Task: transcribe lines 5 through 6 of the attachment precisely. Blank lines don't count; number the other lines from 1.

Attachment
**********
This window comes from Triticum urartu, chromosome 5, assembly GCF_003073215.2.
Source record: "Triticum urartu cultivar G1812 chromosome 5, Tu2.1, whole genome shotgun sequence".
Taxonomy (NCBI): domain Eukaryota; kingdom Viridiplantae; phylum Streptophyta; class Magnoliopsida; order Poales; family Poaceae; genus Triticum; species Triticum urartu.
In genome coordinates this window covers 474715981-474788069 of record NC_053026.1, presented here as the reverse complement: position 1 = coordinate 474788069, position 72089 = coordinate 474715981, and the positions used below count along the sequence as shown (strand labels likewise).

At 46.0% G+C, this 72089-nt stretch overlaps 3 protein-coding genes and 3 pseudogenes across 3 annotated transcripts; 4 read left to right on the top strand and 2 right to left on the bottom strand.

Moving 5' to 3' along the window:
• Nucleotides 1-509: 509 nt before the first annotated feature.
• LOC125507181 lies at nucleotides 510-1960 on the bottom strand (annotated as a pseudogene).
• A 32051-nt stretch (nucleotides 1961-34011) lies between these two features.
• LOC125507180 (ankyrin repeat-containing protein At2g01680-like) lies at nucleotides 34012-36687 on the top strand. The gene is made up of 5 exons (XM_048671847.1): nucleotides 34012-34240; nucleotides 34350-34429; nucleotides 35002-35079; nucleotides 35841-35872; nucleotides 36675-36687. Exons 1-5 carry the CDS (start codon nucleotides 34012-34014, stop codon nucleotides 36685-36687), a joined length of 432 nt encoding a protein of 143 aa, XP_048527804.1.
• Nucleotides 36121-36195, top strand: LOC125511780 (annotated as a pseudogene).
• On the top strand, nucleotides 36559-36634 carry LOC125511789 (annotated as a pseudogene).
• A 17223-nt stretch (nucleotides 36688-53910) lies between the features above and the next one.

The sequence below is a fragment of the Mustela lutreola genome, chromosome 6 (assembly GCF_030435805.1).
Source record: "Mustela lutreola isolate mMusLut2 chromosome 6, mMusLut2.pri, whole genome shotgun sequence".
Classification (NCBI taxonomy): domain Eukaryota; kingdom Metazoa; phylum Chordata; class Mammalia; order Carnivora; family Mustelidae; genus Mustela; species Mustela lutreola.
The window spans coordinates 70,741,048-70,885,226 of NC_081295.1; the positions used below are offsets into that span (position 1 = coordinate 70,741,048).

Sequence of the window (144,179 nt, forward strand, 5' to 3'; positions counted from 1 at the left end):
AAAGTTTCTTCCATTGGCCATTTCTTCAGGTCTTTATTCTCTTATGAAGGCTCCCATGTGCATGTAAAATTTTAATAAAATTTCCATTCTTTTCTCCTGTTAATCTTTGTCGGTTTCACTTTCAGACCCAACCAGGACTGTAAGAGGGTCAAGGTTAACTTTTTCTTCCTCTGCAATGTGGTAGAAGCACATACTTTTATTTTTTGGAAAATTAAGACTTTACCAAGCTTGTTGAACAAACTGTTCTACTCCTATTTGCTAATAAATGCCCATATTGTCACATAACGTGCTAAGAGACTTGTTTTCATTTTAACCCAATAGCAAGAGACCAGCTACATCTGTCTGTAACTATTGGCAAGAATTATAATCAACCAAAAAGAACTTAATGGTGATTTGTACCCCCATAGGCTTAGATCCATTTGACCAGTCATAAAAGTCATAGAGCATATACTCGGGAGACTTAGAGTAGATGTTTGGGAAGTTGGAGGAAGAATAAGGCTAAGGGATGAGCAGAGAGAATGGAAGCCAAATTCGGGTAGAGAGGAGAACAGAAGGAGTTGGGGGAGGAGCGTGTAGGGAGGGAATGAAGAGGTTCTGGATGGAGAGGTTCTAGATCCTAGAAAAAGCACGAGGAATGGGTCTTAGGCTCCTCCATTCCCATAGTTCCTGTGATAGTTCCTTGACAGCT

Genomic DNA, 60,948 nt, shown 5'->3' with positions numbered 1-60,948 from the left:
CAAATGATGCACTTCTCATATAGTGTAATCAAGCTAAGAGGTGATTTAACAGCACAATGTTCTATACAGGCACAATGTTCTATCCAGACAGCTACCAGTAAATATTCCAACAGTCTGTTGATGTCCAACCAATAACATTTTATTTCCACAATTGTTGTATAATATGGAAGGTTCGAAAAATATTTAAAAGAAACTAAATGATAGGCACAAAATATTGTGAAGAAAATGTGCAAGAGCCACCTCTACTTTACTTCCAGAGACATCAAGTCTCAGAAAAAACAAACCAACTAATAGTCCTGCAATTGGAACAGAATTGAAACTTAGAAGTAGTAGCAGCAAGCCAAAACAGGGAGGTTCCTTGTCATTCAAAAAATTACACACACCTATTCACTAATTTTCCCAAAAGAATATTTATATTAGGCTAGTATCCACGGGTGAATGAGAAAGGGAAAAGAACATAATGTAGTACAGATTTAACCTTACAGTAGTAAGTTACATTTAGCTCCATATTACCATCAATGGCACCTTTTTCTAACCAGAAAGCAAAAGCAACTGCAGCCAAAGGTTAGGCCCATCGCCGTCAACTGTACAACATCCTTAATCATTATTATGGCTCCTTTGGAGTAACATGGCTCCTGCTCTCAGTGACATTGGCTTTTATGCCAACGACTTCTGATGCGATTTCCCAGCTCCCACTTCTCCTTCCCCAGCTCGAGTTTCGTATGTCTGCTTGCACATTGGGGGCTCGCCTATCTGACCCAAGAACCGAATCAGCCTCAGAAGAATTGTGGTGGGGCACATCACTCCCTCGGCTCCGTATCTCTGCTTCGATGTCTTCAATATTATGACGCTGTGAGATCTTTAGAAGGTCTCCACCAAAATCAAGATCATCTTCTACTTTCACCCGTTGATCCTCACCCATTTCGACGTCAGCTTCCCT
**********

At 46.0% G+C, this 72089-nt stretch overlaps 3 protein-coding genes and 3 pseudogenes across 3 annotated transcripts; 4 read left to right on the top strand and 2 right to left on the bottom strand.

Moving 5' to 3' along the window: